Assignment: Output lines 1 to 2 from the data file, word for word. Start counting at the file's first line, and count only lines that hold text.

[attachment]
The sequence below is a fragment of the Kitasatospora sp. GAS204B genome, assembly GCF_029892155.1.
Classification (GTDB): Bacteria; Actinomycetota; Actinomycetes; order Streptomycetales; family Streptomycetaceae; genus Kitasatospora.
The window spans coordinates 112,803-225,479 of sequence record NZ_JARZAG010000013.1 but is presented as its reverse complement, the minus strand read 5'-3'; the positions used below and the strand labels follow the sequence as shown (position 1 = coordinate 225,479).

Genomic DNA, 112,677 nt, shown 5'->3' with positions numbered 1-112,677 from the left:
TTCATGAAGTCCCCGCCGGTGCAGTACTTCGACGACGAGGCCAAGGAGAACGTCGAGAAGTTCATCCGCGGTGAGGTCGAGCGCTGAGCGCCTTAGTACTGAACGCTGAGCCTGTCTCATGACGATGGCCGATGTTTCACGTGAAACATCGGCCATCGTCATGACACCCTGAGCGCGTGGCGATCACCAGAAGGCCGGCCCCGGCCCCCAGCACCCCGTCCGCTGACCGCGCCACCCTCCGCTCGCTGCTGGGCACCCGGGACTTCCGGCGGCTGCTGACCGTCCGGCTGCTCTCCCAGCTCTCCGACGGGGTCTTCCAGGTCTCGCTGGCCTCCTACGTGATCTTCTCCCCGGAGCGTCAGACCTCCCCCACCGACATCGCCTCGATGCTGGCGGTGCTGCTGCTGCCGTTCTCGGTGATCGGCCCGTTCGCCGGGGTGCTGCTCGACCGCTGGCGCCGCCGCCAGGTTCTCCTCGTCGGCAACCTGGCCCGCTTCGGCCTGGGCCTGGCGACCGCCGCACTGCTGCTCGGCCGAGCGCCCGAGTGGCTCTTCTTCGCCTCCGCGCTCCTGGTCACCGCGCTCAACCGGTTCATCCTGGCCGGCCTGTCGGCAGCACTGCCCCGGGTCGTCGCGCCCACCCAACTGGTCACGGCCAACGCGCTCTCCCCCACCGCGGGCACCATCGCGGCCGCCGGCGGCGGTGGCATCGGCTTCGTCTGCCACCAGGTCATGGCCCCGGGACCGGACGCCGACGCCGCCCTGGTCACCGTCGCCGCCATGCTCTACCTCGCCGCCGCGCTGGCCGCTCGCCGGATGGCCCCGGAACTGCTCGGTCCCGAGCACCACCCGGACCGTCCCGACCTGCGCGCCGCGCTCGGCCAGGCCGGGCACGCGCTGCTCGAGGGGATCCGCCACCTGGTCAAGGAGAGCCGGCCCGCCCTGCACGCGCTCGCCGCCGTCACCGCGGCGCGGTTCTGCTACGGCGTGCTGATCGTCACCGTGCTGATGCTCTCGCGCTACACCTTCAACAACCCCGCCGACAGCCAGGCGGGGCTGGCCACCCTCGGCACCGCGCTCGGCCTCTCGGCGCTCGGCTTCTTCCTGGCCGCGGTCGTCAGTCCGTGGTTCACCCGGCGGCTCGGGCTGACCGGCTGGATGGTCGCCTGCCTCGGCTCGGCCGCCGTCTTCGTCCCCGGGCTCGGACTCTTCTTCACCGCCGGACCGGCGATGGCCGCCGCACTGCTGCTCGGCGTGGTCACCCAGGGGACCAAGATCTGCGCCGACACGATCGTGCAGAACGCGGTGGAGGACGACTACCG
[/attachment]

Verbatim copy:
The sequence below is a fragment of the Kitasatospora sp. GAS204B genome, assembly GCF_029892155.1.
Classification (GTDB): Bacteria; Actinomycetota; Actinomycetes; order Streptomycetales; family Streptomycetaceae; genus Kitasatospora.